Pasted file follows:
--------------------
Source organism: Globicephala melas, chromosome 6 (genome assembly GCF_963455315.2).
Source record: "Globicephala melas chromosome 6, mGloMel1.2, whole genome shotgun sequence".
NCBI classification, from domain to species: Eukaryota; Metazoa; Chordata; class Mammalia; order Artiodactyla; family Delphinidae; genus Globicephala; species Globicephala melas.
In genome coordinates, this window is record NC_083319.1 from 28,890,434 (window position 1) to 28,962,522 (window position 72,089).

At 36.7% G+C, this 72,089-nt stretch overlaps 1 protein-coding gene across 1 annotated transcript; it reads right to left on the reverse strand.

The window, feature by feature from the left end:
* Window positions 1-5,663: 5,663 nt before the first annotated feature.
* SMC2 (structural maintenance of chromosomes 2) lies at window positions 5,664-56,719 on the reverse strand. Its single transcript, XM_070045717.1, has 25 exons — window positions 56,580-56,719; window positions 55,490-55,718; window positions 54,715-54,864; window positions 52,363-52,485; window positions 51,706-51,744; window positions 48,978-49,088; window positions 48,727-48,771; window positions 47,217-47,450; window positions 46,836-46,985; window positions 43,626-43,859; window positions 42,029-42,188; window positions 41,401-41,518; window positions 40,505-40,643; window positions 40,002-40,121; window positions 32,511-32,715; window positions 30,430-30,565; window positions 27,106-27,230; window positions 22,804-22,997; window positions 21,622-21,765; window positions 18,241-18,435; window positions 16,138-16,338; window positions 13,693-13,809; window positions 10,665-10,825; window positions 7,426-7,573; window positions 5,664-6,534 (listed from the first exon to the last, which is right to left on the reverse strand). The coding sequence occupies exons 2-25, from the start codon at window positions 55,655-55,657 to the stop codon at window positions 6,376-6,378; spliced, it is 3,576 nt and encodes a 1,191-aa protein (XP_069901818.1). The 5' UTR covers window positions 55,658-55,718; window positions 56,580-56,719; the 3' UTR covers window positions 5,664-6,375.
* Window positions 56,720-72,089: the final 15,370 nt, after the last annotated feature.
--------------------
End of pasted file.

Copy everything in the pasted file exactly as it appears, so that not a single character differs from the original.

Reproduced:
Source organism: Globicephala melas, chromosome 6 (genome assembly GCF_963455315.2).
Source record: "Globicephala melas chromosome 6, mGloMel1.2, whole genome shotgun sequence".
NCBI classification, from domain to species: Eukaryota; Metazoa; Chordata; class Mammalia; order Artiodactyla; family Delphinidae; genus Globicephala; species Globicephala melas.
In genome coordinates, this window is record NC_083319.1 from 28,890,434 (window position 1) to 28,962,522 (window position 72,089).

At 36.7% G+C, this 72,089-nt stretch overlaps 1 protein-coding gene across 1 annotated transcript; it reads right to left on the reverse strand.

The window, feature by feature from the left end:
* Window positions 1-5,663: 5,663 nt before the first annotated feature.
* SMC2 (structural maintenance of chromosomes 2) lies at window positions 5,664-56,719 on the reverse strand. Its single transcript, XM_070045717.1, has 25 exons — window positions 56,580-56,719; window positions 55,490-55,718; window positions 54,715-54,864; window positions 52,363-52,485; window positions 51,706-51,744; window positions 48,978-49,088; window positions 48,727-48,771; window positions 47,217-47,450; window positions 46,836-46,985; window positions 43,626-43,859; window positions 42,029-42,188; window positions 41,401-41,518; window positions 40,505-40,643; window positions 40,002-40,121; window positions 32,511-32,715; window positions 30,430-30,565; window positions 27,106-27,230; window positions 22,804-22,997; window positions 21,622-21,765; window positions 18,241-18,435; window positions 16,138-16,338; window positions 13,693-13,809; window positions 10,665-10,825; window positions 7,426-7,573; window positions 5,664-6,534 (listed from the first exon to the last, which is right to left on the reverse strand). The coding sequence occupies exons 2-25, from the start codon at window positions 55,655-55,657 to the stop codon at window positions 6,376-6,378; spliced, it is 3,576 nt and encodes a 1,191-aa protein (XP_069901818.1). The 5' UTR covers window positions 55,658-55,718; window positions 56,580-56,719; the 3' UTR covers window positions 5,664-6,375.
* Window positions 56,720-72,089: the final 15,370 nt, after the last annotated feature.